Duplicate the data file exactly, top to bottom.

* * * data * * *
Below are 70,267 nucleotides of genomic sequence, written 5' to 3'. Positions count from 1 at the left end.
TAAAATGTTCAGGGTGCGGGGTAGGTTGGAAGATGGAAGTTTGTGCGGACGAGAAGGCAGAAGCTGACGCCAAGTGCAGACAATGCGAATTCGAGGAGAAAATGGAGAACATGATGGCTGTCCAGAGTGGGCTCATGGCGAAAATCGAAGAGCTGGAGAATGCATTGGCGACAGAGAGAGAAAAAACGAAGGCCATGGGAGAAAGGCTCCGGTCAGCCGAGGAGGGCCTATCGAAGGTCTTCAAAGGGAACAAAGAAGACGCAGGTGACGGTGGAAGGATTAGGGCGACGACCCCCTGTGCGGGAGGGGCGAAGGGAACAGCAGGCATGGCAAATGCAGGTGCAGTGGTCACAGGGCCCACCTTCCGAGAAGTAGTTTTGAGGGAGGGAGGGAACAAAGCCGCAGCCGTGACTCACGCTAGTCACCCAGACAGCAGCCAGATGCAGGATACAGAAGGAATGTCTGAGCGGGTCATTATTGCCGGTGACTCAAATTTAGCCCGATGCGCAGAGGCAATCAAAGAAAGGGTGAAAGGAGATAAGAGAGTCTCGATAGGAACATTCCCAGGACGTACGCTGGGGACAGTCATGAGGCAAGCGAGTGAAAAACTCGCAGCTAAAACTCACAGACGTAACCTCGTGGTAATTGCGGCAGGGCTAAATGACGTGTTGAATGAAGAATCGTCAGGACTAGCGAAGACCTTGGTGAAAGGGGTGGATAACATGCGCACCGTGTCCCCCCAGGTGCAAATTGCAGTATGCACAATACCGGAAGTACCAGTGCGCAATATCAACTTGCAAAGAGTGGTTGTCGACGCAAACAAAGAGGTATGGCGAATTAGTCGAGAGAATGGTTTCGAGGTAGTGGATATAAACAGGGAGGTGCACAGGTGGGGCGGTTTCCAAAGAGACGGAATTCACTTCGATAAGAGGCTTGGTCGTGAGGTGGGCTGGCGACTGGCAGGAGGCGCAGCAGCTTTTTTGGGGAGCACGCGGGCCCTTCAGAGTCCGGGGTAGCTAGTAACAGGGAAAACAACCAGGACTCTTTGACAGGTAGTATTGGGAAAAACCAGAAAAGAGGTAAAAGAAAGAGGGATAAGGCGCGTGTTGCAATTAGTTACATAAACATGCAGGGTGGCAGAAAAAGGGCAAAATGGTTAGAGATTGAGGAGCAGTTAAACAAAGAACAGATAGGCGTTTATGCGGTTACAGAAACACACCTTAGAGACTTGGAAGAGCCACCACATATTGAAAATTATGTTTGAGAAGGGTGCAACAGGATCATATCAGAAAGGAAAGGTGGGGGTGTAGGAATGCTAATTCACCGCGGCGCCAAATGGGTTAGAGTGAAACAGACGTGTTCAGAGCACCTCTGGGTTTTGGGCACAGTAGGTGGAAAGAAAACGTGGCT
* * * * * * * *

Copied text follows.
Below are 70,267 nucleotides of genomic sequence, written 5' to 3'. Positions count from 1 at the left end.
TAAAATGTTCAGGGTGCGGGGTAGGTTGGAAGATGGAAGTTTGTGCGGACGAGAAGGCAGAAGCTGACGCCAAGTGCAGACAATGCGAATTCGAGGAGAAAATGGAGAACATGATGGCTGTCCAGAGTGGGCTCATGGCGAAAATCGAAGAGCTGGAGAATGCATTGGCGACAGAGAGAGAAAAAACGAAGGCCATGGGAGAAAGGCTCCGGTCAGCCGAGGAGGGCCTATCGAAGGTCTTCAAAGGGAACAAAGAAGACGCAGGTGACGGTGGAAGGATTAGGGCGACGACCCCCTGTGCGGGAGGGGCGAAGGGAACAGCAGGCATGGCAAATGCAGGTGCAGTGGTCACAGGGCCCACCTTCCGAGAAGTAGTTTTGAGGGAGGGAGGGAACAAAGCCGCAGCCGTGACTCACGCTAGTCACCCAGACAGCAGCCAGATGCAGGATACAGAAGGAATGTCTGAGCGGGTCATTATTGCCGGTGACTCAAATTTAGCCCGATGCGCAGAGGCAATCAAAGAAAGGGTGAAAGGAGATAAGAGAGTCTCGATAGGAACATTCCCAGGACGTACGCTGGGGACAGTCATGAGGCAAGCGAGTGAAAAACTCGCAGCTAAAACTCACAGACGTAACCTCGTGGTAATTGCGGCAGGGCTAAATGACGTGTTGAATGAAGAATCGTCAGGACTAGCGAAGACCTTGGTGAAAGGGGTGGATAACATGCGCACCGTGTCCCCCCAGGTGCAAATTGCAGTATGCACAATACCGGAAGTACCAGTGCGCAATATCAACTTGCAAAGAGTGGTTGTCGACGCAAACAAAGAGGTATGGCGAATTAGTCGAGAGAATGGTTTCGAGGTAGTGGATATAAACAGGGAGGTGCACAGGTGGGGCGGTTTCCAAAGAGACGGAATTCACTTCGATAAGAGGCTTGGTCGTGAGGTGGGCTGGCGACTGGCAGGAGGCGCAGCAGCTTTTTTGGGGAGCACGCGGGCCCTTCAGAGTCCGGGGTAGCTAGTAACAGGGAAAACAACCAGGACTCTTTGACAGGTAGTATTGGGAAAAACCAGAAAAGAGGTAAAAGAAAGAGGGATAAGGCGCGTGTTGCAATTAGTTACATAAACATGCAGGGTGGCAGAAAAAGGGCAAAATGGTTAGAGATTGAGGAGCAGTTAAACAAAGAACAGATAGGCGTTTATGCGGTTACAGAAACACACCTTAGAGACTTGGAAGAGCCACCACATATTGAAAATTATGTTTGAGAAGGGTGCAACAGGATCATATCAGAAAGGAAAGGTGGGGGTGTAGGAATGCTAATTCACCGCGGCGCCAAATGGGTTAGAGTGAAACAGACGTGTTCAGAGCACCTCTGGGTTTTGGGCACAGTAGGTGGAAAGAAAACGTGGCT